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Standard of lung cancer care improved slightly over past year, report shows

BMJ 2012; 345 doi: http://dx.doi.org/10.1136/bmj.e8289 (Published 05 December 2012) Cite this as: BMJ 2012;345:e8289
  1. Jacqui Wise
  1. 1 London

Standards of care of patients with lung cancer vary substantially across the United Kingdom, the National Lung Cancer Audit has shown.

The latest figures show that standards of care are largely similar to those seen last year, albeit with small rises in the proportion of patients having surgery and anticancer treatment.1 2 However, there remains marked variation across trusts, health boards, and networks that cannot solely be explained by differences in case mix.

The eighth national audit analysed data on 38 528 UK patients with lung cancer first seen in 2011. They represent about 93% of new cases of lung cancer. The audit was managed by the NHS Health and Social Care Information Centre in partnership with the Royal College of Physicians and was commissioned by the Healthcare Quality Improvement Partnership.

In England and Wales the proportion of patients being given anticancer drugs rose by one percentage point to 60.1% this year, and the overall surgical treatment rate also rose by one percentage point to 14.7%. There was a marginal increase to 76.9% in the proportion of patients receiving a histological or cytological diagnosis, and the proportion of cases discussed by a multidisciplinary team remained stable at 96%.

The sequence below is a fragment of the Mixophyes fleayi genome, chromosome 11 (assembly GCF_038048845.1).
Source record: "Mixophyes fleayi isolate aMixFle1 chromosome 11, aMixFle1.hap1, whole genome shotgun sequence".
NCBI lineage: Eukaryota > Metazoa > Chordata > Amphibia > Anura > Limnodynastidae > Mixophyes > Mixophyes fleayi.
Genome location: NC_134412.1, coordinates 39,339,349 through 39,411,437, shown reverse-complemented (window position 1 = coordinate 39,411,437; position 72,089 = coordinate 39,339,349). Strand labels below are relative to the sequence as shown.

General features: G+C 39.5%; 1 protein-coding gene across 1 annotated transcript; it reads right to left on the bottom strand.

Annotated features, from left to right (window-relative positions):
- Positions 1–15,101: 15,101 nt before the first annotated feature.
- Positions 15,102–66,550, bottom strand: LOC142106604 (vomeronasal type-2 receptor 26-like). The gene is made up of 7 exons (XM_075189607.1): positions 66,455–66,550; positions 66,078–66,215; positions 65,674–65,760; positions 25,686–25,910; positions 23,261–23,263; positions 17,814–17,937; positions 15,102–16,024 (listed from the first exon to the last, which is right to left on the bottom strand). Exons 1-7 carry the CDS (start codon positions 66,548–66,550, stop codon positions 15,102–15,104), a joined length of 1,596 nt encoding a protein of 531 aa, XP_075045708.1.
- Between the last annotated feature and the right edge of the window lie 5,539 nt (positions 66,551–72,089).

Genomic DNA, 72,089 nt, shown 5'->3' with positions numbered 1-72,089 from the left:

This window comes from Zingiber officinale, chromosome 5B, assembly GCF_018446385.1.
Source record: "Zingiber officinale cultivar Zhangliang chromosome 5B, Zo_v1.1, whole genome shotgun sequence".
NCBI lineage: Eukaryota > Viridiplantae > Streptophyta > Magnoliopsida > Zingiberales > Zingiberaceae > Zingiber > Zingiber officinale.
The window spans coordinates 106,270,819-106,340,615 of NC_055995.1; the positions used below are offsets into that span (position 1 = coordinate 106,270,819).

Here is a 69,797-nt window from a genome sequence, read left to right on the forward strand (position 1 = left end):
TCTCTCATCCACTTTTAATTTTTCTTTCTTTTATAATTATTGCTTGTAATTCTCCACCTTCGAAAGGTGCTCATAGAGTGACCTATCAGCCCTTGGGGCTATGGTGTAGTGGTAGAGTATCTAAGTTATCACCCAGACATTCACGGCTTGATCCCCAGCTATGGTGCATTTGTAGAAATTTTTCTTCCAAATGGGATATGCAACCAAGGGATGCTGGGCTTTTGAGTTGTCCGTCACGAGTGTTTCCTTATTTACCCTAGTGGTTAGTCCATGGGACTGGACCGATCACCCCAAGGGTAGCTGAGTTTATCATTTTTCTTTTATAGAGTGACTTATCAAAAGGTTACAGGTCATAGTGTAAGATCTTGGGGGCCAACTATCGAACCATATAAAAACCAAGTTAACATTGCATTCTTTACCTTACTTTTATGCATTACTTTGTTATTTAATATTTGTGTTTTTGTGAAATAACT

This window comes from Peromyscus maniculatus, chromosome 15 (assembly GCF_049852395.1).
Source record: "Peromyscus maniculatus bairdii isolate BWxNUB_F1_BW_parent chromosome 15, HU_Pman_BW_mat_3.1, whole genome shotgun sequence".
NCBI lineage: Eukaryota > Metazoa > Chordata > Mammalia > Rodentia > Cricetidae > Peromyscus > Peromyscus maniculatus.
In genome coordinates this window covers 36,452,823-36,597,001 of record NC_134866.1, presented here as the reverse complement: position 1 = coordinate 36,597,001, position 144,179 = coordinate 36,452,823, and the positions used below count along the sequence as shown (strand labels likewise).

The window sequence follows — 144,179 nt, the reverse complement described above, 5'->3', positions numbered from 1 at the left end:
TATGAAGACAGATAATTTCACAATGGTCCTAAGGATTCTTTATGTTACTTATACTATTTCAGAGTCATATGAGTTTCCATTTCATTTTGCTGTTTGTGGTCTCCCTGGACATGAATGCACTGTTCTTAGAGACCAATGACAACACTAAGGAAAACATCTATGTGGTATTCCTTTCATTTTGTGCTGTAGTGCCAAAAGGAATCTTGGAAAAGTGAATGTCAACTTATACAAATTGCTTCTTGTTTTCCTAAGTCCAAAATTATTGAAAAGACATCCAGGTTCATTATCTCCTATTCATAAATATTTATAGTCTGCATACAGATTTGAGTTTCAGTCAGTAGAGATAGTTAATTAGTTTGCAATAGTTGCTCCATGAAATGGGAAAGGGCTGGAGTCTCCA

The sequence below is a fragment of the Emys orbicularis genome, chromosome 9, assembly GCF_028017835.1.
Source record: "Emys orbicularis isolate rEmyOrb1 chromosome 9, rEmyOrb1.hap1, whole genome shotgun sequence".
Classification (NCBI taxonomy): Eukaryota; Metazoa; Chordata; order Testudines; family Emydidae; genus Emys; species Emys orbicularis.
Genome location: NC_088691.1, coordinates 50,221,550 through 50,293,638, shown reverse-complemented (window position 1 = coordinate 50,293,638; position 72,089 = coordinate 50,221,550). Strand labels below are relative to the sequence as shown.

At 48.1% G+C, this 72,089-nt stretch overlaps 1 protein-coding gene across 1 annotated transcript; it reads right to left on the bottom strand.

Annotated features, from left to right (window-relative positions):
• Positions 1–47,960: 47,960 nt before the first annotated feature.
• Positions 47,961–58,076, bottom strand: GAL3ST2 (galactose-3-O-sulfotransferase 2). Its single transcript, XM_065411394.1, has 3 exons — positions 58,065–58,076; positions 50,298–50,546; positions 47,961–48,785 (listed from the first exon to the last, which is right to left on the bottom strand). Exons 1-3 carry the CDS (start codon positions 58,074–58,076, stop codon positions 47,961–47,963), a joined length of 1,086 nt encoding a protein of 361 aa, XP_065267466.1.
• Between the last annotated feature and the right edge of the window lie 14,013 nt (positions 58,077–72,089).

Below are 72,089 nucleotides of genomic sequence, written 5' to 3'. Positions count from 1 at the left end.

The audit did show greater input from lung cancer nurse specialists, with the overall figure rising from 64% last year to 80% this year. The proportion of patients who had a lung cancer nurse specialist present at the time they were given their diagnosis also rose from 38% to 55%, although this was still short of the recommended 80%.

In Scotland 59.7% of patients had anticancer treatment in 2011, down from 63.9% in 2010, while the proportion of patients overall who had surgery fell slightly from 11.1% to 10.7%. However, among patients with confirmed non-small cell lung cancer the proportion having surgery rose from 16.3% to 18.5%. The audit also covered Northern Ireland, but the figures were not available in time to be included in the report.

The report says that there was marked variation in audit measures across organisations. Low numbers of cases or poor quality data may account for some of the variation seen, and some trusts must try to improve their data collection, it says. However, the interquartile range across organisations in the proportion of patients who had surgical treatment was 11% to 16.5%. For histological or cytological confirmation the interquartile range was 72.1% to 83.5% and for anticancer treatment it was 55% to 65.7%.

The Improving Lung Cancer Outcomes Project, set up by the Royal College of Physicians, is hoping to identify reasons for the variation in clinical outcomes identified through the national audits.3 Over 230 healthcare professionals have taken part in the project, and the final evaluation of the project is expected shortly.

Mick Peake, the audit’s clinical lead, who is also clinical lead for NHS Cancer Improvement and the National Cancer Intelligence Network, said, “Collection of data is now embedded in lung cancer clinical teams in the UK. The overall quality of these data is now excellent, and we believe that the very large part of the variation reported is a reflection of how things really are across the country.

“The performance of hospitals has improved consistently year on year over the period of the audit, and this is making a really positive impact on patient care and outcomes. However, the level of variation that is shown means that there is still significant room for improvement to bring all hospitals up to the standard of the best.”

Notes

Cite this as: BMJ 2012;345:e8289

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